Infantry Drills

7-10: Soldier Load

Previous: Section II: Soldier, Combat, and Unit Basic Loads

7-10. The Soldier’s load is a main concern of the leader. How much is carried, how far, and in what configuration are important mission considerations. Commanders and leaders must balance the risk to their soldiers from the enemy against the risk to mission accomplishment due to excess loads, soldier exhaustion, and injury. Leaders must ensure that soldiers travel as light as possible. Commanders and leaders must be willing to accept calculated risks to reduce the soldier’s load and they should base load limits on well thought out METT-TC analysis.

7-11. Personal protection equipment constitutes the largest weight category of Soldiers load. The greatest PPE weight is body armor that additionally limits the Soldier’s ability to maintain body core temperature and, to varying degrees, regulate breathing due to constriction of the torso. Depending on mission variables and environmental conditions, commanders and leaders may adjust the level of body armor protection or even remove body armor balancing an increased risk to individual soldiers to improve the likelihood of mission accomplishment.

7-12. Equipment and ammunition loads must be tailored to mission requirements and the likely enemy threat. For example, if the enemy threat does not include armor formations, leaders may not include the Javelin CCMS. In certain circumstances, it may be appropriate for units to carry additional small arms ammunition due to sustainment constraints. In other circumstances, based on the enemy threat and historical analysis it may be necessary to carry mine detectors but not ECM equipment.

7-13. The platoon’s planning and preparation processes will include detailed load
planning and calculation. This assists leaders and Soldiers in organizing tactical loads to manage energy expenditure and combat effectiveness. (See table 7-1.)

Table 7-1. Example of METT-TC Analysis
Table 7-1. Example of METT-TC analysis (continued)

7-14. Maximum effort should be placed on echeloning excess loads. Leaders must resist the mindset that we must carry everything to be prepared for every eventuality. Leaders at the lowest levels must enforce load discipline to ensure that soldiers do not voluntarily carry excess weight. Additionally, leaders must rely on the chain of command to deliver equipment forward for subsequent operations.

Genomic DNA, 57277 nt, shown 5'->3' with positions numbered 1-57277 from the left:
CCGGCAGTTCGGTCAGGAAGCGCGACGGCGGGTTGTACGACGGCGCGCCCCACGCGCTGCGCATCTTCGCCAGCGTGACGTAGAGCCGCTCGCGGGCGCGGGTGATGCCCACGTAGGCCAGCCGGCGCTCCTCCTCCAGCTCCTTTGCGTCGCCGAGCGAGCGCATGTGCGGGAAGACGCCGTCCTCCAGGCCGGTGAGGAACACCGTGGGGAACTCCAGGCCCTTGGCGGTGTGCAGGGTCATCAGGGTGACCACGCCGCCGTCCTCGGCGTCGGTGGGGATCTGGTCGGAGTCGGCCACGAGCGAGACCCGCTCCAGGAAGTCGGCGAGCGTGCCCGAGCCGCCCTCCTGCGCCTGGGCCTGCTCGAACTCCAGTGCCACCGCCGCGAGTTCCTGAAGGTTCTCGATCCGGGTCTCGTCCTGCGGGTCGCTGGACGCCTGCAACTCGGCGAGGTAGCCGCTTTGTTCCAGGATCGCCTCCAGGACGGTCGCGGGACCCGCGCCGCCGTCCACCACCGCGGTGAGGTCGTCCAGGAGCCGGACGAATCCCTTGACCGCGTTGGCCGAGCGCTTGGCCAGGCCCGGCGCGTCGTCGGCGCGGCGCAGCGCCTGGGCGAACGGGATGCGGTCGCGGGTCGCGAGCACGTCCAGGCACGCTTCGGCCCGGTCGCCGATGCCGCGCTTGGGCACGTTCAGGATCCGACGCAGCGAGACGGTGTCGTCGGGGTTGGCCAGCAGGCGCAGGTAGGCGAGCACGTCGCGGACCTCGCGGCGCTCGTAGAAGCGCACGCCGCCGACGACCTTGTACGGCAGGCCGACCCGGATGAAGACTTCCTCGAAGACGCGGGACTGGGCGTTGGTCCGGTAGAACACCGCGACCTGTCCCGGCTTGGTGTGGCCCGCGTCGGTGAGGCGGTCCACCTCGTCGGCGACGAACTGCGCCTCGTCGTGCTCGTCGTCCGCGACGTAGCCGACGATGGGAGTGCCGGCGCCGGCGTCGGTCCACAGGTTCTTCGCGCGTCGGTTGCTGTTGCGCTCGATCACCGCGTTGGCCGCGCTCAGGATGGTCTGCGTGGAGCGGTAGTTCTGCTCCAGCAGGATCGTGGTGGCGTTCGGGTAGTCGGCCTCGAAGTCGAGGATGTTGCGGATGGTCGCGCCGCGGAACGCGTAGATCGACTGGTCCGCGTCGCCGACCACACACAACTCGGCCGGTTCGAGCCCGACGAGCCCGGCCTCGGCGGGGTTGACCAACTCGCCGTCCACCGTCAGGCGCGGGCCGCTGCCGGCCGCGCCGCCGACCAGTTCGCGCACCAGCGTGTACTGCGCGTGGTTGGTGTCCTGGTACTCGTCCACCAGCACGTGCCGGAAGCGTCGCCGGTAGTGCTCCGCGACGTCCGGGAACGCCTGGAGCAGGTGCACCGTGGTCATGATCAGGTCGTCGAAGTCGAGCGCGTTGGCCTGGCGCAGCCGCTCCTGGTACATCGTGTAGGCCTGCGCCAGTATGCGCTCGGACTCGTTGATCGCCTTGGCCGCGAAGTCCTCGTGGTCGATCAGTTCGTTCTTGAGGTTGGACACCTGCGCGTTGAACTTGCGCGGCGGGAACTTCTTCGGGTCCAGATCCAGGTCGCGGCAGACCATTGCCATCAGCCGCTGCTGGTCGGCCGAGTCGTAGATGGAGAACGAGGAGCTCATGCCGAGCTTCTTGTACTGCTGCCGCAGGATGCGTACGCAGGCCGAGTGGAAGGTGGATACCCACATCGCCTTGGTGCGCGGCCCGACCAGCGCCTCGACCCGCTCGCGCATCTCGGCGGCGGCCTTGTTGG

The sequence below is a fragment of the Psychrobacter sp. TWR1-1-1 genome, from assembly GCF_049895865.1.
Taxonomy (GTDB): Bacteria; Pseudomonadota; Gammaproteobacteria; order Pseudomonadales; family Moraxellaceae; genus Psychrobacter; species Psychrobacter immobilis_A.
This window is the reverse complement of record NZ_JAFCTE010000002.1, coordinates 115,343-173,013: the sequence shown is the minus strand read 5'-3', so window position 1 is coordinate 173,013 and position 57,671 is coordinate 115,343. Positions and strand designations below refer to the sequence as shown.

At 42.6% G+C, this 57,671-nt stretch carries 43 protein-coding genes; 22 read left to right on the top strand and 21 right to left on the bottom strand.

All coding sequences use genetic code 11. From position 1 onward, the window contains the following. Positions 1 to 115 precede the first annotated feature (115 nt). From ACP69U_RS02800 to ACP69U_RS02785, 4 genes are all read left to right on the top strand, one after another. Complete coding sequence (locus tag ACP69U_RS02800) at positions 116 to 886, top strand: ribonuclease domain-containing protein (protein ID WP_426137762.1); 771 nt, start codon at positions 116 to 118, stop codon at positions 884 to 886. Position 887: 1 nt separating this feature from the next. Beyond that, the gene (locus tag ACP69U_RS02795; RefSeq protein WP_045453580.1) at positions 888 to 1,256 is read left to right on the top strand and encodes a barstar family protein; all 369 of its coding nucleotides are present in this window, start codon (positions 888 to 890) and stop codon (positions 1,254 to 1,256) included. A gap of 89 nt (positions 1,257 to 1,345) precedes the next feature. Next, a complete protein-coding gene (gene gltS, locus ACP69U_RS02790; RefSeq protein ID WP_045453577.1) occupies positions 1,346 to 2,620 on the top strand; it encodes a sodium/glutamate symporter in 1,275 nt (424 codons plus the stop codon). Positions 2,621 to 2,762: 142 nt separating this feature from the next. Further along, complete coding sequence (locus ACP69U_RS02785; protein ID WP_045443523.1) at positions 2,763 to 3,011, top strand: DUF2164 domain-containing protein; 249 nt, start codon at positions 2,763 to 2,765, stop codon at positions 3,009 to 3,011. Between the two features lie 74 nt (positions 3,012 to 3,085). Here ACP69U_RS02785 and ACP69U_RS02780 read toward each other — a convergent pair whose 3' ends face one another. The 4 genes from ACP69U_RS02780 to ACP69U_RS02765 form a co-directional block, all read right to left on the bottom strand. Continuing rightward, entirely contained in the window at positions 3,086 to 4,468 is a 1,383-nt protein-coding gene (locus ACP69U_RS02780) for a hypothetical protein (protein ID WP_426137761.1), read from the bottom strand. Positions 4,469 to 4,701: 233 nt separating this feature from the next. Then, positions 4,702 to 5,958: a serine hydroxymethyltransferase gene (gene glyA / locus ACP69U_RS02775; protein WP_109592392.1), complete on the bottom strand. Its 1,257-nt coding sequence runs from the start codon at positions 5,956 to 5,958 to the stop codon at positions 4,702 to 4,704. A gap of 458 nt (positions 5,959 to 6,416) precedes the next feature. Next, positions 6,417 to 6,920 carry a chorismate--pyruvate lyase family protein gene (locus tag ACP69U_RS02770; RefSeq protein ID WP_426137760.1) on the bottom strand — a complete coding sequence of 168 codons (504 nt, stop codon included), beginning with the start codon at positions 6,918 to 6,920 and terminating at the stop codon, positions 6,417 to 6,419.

Note. The ability of an Infantry Soldier to fight is directly related to the load he must carry.

7-15. An excessive load reduces energy and agility. A Soldier carrying an excessive load is at a disadvantage when he must react to enemy contact. Conversely, if the load is tailored to be light, leaders may make a decision to leave behind mission-essential or crucial equipment to balance the load. Sometimes a Soldier must carry more than the recommended combat load. However, leaders must realize how this will affect the unit’s overall effectiveness. (FM 21.18 provides additional information on a Soldier’s load.)

7-16. Infantry forces are designed to be flexible and responsive in all types of terrain and environments, and for this reason, they consist mainly of foot-mobile fighters. Their success depends on the ability of Infantry Soldiers to deliver the appropriate weapon systems and materiel, to the decisive place on the battlefield in a timely manner; while at the same time, maintaining the ability to defeat the enemy and survive. The Soldier’s load is managed at the company and platoon level; however, standards are established at the battalion level using planning considerations to ensure Soldiers are properly equipped, and mentally and physically ready for combat.

Next: 7-17: Combat Loads

Go Back To: U.S. Army FM 3-21.8: The Infantry Rifle Platoon and Squad